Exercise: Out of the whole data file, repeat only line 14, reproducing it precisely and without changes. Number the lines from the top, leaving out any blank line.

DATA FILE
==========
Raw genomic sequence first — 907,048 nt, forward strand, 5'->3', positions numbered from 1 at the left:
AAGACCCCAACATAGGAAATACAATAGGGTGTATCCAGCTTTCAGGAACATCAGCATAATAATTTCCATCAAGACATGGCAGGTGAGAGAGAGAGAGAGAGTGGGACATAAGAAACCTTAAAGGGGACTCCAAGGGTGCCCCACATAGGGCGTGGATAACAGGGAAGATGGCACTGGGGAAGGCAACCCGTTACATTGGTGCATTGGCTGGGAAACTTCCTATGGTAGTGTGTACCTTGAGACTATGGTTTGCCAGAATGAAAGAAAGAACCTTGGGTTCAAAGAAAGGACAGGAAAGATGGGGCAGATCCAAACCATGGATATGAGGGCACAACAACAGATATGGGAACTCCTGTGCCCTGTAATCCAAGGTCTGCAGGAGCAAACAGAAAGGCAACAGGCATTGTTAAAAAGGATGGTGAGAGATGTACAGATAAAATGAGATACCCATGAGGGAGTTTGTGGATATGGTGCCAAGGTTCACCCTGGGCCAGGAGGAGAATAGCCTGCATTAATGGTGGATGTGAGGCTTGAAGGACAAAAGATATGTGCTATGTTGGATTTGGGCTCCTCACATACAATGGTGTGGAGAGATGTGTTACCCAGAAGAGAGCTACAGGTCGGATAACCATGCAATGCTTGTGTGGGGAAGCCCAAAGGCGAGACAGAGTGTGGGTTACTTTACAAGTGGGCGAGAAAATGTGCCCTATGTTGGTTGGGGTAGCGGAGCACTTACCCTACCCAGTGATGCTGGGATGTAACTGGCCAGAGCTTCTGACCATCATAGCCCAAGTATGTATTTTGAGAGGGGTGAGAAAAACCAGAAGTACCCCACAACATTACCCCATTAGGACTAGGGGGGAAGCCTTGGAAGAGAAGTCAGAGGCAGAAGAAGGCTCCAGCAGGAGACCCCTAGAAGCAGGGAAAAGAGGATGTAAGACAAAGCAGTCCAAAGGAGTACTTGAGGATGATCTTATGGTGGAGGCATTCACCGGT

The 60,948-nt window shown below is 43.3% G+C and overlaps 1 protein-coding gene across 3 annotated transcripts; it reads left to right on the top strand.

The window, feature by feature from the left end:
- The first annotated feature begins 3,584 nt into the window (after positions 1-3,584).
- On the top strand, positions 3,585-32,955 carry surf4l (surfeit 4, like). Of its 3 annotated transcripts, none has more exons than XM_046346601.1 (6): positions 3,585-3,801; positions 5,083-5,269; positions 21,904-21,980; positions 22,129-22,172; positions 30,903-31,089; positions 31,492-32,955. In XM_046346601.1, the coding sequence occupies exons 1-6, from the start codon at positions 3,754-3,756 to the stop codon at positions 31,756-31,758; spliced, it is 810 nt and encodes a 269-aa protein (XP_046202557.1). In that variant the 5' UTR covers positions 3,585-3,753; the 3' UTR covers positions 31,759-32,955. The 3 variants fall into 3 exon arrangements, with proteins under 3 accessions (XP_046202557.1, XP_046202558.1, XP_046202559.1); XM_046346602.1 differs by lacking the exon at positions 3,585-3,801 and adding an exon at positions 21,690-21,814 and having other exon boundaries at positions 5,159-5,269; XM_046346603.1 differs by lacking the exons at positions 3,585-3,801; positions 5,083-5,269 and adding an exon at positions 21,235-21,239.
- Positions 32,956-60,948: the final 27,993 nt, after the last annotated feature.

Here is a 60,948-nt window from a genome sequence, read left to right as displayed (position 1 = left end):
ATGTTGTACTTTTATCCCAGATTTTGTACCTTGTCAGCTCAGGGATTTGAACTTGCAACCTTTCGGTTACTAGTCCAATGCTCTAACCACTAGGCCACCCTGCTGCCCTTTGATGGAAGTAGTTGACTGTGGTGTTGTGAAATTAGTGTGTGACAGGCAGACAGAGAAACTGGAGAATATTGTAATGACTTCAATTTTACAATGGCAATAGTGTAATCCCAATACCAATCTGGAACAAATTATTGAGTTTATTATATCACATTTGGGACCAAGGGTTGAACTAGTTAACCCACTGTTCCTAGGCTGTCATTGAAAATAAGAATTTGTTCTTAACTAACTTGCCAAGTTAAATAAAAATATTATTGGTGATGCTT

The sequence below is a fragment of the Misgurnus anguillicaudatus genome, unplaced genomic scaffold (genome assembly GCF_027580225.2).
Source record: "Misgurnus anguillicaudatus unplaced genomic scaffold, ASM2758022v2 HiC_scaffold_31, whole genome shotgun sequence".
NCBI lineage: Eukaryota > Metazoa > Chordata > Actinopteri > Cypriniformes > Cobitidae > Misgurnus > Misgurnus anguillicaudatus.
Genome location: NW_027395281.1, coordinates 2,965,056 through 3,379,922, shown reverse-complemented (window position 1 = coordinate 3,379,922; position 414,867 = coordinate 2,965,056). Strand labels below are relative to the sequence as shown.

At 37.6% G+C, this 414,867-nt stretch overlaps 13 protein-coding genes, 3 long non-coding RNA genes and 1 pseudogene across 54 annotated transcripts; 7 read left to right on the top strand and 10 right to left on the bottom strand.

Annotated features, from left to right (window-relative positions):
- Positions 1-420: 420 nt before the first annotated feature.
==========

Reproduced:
At 37.6% G+C, this 414,867-nt stretch overlaps 13 protein-coding genes, 3 long non-coding RNA genes and 1 pseudogene across 54 annotated transcripts; 7 read left to right on the top strand and 10 right to left on the bottom strand.